Mel Casas Papers

Mel Casas (1929-2014) worked as a painter, educator and organizer in the academic and artistic communities in Texas. He was born and raised in El Seguno Barrio of El Paso, Texas and served in the Korean War after graduating from high school, where he received a Purple Heart. In 1958, he completed his Master of Fine Arts at the University of the Americas in Mexico City. He taught in his hometown at Jefferson High School where another noted artist, Gaspar Enriquez, was his student. Later moving to San Antonio, Texas, Casas continued to teach at the community college and was active in administrative leadership roles. In the 1960s, Casas, along with other artists, founded the group Con Safo, an artist collective that was fundamental to the Chicano art movement. Included in this transcription project is the 1968 “Brown Paper Report” written by Casas, which is seen as a manifesto that helped define the goals and vision of the Chicano art collective and movement. Casas was also an art theorist who utilized text in his work to describe his thought process involving the role of Chicano art in the art world. He is well known for his series Humanscape, which includes large mural-like paintings that incorporate popular culture contrasted with traditional notions of Mexican American culture and community.The Mel Casas papers are fully digitized and available for research. These transcription projects include documents of the Con Safo artist collective, discussions of Chicano art, newspaper clippings, art history essays, and theory through visual text.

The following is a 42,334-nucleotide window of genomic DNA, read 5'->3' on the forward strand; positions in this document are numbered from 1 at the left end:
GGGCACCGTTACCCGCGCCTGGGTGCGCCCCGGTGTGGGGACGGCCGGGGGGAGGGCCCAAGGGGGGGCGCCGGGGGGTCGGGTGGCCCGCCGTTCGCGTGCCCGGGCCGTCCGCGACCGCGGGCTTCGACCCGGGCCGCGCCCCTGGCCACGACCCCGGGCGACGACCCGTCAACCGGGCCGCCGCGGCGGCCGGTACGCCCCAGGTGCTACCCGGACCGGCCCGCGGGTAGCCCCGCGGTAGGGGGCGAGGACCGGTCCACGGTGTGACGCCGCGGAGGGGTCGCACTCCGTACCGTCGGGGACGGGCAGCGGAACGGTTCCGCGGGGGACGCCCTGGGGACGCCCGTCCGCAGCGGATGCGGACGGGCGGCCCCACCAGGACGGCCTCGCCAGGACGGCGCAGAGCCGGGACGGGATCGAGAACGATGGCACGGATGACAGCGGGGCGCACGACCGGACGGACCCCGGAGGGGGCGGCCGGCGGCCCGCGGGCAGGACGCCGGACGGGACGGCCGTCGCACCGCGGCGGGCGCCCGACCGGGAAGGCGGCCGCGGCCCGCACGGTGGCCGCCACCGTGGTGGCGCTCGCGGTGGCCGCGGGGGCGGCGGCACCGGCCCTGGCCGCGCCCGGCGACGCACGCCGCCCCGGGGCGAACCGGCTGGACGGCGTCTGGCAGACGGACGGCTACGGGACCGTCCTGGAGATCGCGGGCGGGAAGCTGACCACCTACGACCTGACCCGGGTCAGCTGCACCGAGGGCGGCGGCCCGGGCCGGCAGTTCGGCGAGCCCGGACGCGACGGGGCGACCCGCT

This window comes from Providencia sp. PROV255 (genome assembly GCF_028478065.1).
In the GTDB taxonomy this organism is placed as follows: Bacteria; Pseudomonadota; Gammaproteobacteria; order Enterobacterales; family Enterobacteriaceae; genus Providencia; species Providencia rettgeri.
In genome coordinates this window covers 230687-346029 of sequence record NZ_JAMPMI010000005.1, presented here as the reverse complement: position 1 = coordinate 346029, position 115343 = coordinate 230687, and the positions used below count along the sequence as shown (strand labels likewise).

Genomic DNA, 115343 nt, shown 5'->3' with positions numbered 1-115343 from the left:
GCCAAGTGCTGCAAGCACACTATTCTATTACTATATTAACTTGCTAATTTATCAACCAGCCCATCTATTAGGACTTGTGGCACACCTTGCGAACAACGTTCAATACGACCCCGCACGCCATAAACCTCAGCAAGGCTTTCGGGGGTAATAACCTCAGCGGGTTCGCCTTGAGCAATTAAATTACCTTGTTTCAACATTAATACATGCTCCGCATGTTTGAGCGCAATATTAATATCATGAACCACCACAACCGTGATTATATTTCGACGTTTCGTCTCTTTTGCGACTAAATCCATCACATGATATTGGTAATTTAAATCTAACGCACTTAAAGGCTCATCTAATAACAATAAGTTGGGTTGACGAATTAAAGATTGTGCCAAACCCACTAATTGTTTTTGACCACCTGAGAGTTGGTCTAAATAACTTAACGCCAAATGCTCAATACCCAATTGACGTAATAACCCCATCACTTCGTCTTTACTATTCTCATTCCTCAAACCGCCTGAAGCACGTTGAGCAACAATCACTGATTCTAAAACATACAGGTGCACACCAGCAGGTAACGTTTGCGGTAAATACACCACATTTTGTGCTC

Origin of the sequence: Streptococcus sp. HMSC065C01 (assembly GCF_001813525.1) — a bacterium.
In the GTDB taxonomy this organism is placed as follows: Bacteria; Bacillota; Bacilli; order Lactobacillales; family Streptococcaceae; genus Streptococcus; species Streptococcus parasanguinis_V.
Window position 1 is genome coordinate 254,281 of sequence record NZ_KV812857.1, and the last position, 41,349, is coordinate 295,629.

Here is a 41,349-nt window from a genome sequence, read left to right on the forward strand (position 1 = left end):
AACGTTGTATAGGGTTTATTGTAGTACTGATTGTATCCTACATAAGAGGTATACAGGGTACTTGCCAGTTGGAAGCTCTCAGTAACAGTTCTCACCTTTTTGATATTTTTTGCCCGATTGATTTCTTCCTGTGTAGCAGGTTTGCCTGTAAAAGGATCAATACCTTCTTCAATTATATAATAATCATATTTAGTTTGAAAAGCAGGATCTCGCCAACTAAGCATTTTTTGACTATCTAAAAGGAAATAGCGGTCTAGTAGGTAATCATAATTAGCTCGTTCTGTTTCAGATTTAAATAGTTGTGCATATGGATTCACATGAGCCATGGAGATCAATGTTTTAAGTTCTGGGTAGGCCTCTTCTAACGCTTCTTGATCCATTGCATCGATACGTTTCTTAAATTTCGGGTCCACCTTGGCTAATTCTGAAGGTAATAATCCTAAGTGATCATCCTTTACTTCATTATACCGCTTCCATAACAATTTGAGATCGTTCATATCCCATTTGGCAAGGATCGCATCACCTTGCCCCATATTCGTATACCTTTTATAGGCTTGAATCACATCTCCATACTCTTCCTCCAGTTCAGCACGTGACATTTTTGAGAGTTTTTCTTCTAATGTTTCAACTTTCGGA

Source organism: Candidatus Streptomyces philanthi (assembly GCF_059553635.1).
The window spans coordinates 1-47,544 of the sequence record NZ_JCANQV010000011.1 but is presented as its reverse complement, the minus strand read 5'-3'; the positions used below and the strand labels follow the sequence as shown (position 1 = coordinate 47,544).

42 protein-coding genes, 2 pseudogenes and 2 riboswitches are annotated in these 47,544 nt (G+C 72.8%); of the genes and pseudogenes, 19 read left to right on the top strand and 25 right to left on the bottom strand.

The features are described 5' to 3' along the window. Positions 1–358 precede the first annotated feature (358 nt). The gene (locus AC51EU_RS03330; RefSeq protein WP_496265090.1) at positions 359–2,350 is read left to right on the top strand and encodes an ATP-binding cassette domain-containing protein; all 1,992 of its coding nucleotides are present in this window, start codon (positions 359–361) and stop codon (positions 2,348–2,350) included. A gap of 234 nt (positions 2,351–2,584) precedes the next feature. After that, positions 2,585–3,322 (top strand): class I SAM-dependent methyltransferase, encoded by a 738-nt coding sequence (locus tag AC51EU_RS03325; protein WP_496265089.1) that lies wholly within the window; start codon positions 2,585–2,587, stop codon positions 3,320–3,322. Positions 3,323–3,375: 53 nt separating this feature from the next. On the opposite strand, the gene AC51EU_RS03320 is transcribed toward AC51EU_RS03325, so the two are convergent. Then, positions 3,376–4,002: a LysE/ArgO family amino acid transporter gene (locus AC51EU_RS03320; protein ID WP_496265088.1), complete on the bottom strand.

Photograph of Mel Casas, circa 1970s. Mel Casas Papers, 1963 –1998. Archives of American Art. 

 

 

 

 

 

Jaime Davidovich Papers